Central Florida's Independent Jewish Voice

A Jewish candidate for governor who is bullish for Florida

There are four Democratic contenders for governor of Florida and one of them is Jewish. His name is Philip Levine, and he optimistically sees a lot of opportunity for Florida. He is the former mayor of Miami Beach, a wealthy businessman, and a member of Temple Beth Sholom, a Reform congregation in Miami Beach, but he said his personal faith does not play a part in his campaign. And although he is proud to have been a prominent surrogate for Hilary Clinton's presidential campaign, he sees himself as someone running for governor who can reach across the partisan lines.

"I am not right, not left. I'm forward," he confidently stated.

Levine was in Altamonte Springs recently to speak at a standing-room-only Young Democrats of Seminole County meeting. He had just arrived from an NAACP meeting in Hillsborough County (Tampa), wearing relaxed jeans, sports jacket, open-collared shirt and full of energy.

Levine has been touring Florida, talking with Floridians in their homes, at grassroots meetings, and investing in TV ads (two of them-one in English and one in Spanish). He is getting his name out there. According to a University of North Florida poll, Levine is unknown by 73 percent of Floridians. That's better than his Democrat opponents: Gwen Graham is unknown by 78 percent and 81 percent have never heard of Andrew Gillum (the poll did not show figures for Chris King).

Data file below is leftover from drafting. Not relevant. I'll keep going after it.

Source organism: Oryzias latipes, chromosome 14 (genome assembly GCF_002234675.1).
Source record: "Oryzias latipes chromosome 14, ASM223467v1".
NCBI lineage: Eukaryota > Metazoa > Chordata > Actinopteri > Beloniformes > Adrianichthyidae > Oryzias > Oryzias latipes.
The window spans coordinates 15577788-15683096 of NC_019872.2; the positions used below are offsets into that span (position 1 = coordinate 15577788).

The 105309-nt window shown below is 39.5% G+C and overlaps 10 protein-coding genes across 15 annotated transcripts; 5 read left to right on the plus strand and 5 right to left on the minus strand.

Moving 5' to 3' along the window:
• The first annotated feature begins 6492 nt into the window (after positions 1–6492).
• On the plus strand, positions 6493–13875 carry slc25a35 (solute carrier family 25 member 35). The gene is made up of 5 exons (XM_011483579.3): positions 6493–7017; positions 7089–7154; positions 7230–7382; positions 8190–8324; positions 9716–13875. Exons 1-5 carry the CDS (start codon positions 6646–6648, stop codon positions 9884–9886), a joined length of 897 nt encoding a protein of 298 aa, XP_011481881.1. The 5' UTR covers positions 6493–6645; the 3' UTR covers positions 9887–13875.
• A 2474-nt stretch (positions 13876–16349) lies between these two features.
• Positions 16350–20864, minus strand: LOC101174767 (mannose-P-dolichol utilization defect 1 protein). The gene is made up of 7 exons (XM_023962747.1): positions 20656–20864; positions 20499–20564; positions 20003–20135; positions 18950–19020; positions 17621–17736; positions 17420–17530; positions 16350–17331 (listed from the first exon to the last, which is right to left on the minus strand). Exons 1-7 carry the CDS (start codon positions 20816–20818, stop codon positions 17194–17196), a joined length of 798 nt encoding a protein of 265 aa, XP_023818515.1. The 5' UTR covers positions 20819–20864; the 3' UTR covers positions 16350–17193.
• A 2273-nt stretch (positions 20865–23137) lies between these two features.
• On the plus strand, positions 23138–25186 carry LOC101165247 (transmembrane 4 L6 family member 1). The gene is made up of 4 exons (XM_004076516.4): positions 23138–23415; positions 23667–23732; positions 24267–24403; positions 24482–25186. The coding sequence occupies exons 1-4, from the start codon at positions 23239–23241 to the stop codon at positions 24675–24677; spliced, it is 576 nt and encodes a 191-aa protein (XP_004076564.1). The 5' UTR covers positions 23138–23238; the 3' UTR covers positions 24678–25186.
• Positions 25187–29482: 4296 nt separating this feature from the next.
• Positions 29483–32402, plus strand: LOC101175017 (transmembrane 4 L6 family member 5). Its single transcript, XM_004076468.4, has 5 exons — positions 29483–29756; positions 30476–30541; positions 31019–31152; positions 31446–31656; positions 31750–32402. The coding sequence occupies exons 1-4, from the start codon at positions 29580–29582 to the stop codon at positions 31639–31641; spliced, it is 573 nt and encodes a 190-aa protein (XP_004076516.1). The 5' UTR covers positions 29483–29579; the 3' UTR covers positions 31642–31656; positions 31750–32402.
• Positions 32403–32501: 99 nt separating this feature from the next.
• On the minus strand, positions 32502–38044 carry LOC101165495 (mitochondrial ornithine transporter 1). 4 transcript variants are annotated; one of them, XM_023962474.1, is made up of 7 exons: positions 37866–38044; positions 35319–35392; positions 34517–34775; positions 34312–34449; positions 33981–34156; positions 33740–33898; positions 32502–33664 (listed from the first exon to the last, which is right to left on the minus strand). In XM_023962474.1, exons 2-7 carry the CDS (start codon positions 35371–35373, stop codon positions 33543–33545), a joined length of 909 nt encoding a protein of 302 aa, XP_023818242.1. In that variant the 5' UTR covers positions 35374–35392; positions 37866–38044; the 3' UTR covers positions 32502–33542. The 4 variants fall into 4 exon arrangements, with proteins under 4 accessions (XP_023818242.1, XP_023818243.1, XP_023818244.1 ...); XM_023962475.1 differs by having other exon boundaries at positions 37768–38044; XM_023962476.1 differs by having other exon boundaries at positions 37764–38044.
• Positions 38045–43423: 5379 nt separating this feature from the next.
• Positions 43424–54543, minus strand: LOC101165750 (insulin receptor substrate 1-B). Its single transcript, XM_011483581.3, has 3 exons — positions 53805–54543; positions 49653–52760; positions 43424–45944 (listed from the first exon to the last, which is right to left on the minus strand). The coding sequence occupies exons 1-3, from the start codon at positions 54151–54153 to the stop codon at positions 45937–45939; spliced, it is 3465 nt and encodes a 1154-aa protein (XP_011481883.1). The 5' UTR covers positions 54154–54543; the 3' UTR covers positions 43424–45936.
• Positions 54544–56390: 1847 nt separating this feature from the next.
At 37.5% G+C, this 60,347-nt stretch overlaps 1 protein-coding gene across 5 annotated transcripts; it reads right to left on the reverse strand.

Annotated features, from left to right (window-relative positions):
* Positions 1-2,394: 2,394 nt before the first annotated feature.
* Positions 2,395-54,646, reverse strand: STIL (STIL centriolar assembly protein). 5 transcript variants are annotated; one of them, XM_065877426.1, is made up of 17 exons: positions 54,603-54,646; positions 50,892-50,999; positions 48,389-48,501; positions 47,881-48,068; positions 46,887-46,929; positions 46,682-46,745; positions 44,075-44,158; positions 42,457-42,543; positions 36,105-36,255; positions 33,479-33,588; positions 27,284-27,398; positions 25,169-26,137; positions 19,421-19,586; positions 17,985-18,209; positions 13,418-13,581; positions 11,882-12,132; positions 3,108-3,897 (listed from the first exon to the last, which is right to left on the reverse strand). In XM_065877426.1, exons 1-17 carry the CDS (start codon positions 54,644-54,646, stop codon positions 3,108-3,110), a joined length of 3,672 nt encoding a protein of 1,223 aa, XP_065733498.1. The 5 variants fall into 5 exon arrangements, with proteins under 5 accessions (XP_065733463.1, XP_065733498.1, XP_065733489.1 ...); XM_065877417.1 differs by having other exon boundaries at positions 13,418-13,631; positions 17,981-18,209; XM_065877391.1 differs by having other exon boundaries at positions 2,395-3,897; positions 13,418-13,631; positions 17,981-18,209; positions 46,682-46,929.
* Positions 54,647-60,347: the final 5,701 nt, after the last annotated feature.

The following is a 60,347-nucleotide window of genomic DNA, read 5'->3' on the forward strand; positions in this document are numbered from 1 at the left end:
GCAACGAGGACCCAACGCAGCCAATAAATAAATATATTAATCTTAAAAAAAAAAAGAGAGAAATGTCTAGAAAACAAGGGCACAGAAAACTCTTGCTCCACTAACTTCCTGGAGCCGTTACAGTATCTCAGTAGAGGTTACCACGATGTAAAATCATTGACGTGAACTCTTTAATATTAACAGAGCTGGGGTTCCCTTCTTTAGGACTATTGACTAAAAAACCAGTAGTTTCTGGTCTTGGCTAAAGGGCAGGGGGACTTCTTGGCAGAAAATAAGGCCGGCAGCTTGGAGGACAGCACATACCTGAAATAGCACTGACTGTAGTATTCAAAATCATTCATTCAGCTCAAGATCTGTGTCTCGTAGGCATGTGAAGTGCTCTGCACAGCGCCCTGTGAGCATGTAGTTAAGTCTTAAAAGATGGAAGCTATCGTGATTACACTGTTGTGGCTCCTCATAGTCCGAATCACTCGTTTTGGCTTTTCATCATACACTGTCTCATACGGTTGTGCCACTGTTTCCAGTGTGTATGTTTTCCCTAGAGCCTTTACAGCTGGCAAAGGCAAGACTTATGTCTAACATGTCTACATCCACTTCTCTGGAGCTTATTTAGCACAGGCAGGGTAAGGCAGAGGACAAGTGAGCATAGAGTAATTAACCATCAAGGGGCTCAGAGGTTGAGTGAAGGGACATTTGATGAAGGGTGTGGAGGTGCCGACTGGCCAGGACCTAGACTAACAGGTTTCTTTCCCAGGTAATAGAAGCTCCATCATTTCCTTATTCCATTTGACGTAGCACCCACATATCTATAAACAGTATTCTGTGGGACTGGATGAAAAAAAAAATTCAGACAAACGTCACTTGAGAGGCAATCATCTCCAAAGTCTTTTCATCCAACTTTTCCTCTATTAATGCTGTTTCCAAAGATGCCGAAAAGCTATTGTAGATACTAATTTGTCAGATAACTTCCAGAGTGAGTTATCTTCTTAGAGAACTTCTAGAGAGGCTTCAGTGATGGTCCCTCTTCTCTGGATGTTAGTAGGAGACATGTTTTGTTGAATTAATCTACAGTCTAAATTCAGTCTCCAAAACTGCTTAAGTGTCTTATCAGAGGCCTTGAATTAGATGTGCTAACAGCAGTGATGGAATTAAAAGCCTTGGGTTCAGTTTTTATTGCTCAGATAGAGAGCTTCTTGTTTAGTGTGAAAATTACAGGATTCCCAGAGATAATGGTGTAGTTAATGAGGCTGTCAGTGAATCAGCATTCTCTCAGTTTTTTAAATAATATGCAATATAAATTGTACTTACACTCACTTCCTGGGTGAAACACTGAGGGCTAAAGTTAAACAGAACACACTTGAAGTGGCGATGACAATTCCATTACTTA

All the traveling invigorates him. He loves meeting people and encouraging them to pursue their dreams. Levine believes in the American dream because he has proven it. After graduation from the University of Michigan, he went to work as a lecturer on Royal Caribbean cruise lines. Later, with only $500 capital, he built a business that grew to $400 million providing magazine and TV programming on cruise ships. He sold that company and is now CEO of Royal Media Partners.

Aside from his personal growth, Levine has a passion for the State of Florida. He is a firm believer that Florida is the future and can be an international leader-not just in climate change and sea level rise-but also in solar and renewable energy.

"As goes Florida, so goes the country," he told his Young Democrats audience.

When he ran for mayor of Miami Beach, he knocked on over 6,000 doors talking to people about his plans if elected their mayor.

Then as mayor, Levine had the city invest $500 million to raise the sea walls, curb flooding by installing pumps and raising the streets. Standing up to Governor Rick Scott, Levine also passed a bill raising the minimum wage in Miami Beach, because "it was the right thing to do."

No one can live on $8.10 an hour he stated, and he proposes that every local community should be able to decide what is a fair minimum wage for their area.

"Remember something-in Miami Beach, it costs a lot more to buy a hamburger than it does up in Orlando, so why should we have the same minimum living wage? So we should let our communities decide," he said on This Week in South Florida (channel 10).